The Auricula (20th September 2017)

The Auricula -Luci Skinner of Woottens Plants… Luci is a co-owner and manager of Woottens of Wenhaston. Auricula are a particular speciality of Woottens. They have some of the largest collections of Irises, Pelargoniums, Auricula and Hemerocalis in the UK. 75% of the stock is propagated on site. Woottens have some very rare plants, some of which originated in the 1700s.

Woottens comprises a tight workforce of 7 people. Everyone has their own speciality. The person working on Auricula has to divide about 40,000 plants in the next 2 months.

The modern Auricula is a man-made plant. It has been derived from a natural variety of genus Primula but what we now see is the result of several hundred years of selective breeding, originally called floriculture. The people who did this were known as ‘florists’. Luci explained the detailed botanical terms used to describe the anatomy of the plant.

Around 40,000 hybrids of present-day Auricula have been developed from only three species of Primula: Primula hirsuta, Primula auricula, Primula x pubescens.

They were named by Linnaeus, based on the then common name of ‘Bear’s ears’. They originate from the Alps in France, Switzerland and Germany, They have been collected and documented since the 1400s, beginning in Germany. Gerard describes Auricula as a treatment for vertigo in his herbal of 1597. The first striped Auricula was introduced in 1640, followed by the first ‘double’ Auricula in 1665, Breeding finally produced the true breakthrough of the ‘edged’ Auricula in 1757. 200 cultivars were documented in 1816. Breeding became competitive and shows and exhibits grew in popularity across the country, In Victorian time show plants were displayed in lamp lit ‘Theatres’.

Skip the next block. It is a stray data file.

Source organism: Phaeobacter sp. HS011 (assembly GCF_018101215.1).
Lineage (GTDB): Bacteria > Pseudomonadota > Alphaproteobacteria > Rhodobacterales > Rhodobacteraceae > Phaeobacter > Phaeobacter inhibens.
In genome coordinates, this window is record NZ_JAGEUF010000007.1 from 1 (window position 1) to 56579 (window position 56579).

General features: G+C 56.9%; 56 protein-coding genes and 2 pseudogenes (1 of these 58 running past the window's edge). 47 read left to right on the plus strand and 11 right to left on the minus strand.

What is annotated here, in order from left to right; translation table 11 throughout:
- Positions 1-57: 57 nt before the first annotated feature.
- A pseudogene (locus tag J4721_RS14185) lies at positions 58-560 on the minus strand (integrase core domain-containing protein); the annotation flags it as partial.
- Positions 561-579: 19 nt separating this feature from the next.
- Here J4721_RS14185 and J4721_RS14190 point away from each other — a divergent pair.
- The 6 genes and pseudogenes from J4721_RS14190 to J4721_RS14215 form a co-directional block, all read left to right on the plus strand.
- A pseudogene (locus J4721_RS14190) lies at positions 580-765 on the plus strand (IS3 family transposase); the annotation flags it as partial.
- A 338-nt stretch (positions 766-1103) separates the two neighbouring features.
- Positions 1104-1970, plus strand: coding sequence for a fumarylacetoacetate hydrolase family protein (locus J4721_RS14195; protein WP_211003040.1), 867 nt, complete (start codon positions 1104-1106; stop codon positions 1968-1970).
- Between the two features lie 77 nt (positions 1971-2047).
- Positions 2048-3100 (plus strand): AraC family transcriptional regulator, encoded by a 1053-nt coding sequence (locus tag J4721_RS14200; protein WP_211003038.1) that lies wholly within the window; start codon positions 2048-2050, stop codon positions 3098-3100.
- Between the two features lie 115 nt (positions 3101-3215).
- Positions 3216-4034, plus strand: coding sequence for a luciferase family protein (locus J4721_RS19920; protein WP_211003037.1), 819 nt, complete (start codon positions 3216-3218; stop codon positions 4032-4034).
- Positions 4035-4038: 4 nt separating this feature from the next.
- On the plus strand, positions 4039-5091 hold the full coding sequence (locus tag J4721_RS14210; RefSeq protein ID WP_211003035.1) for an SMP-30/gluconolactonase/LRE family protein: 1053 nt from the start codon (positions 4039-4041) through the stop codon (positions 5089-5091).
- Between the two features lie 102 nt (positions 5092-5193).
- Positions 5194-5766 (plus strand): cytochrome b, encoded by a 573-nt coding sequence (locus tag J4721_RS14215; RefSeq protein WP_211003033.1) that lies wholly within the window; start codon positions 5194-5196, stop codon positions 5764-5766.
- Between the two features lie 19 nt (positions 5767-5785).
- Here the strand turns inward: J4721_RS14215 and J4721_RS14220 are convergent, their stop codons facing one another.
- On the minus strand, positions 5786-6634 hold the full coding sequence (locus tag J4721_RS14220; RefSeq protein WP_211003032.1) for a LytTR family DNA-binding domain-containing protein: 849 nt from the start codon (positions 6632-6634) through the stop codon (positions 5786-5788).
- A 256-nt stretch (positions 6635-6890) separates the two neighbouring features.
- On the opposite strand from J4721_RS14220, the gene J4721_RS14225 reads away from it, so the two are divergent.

Luci outlined the exacting criteria for success or failure in showing Auriculas. There are 7 groups of Auricula that can be shown: Selfs, Alpines, Stripes, Doubles, Edges, Fancies and Borders. She went on to describe the necessary characteristics of the plant for successful breeding, and the process of breeding itself. Once seeds have been produced, they can take anything from 2 weeks to 6 months to germinate. Patience is essential!

Primulas need quite specific growing media. They like heavy loam based soils with good drainage. To grow in containers, use 50% medium peat or substitute, 25% horticultural grit and 25% loam. Additions of lime to alkalinise the soil and a slow release fertiliser (not too high in Nitrogen) are recommended. They need to be kept dry and well ventilated in the winter time and do not like direct heat. In the summer time, place containers in an East- or North-facing position so they are cool, shaded and ventilated. Never over water them, and repot them in late summer.

Seed will germinate in a cool environment. It takes 2-3 years to go from seed to flowering. Propagate by the vegetative method of division.

Amongst their regular open days, Woottens hold an Auricula Open Day on the last Saturday in April -free entry, and also offer training courses.

Questions and answers rounded off an excellent and fascinating talk.

See https://www.woottensplants.com for more information. Their auriculas page is very informative and expands on the material documented here about this talk.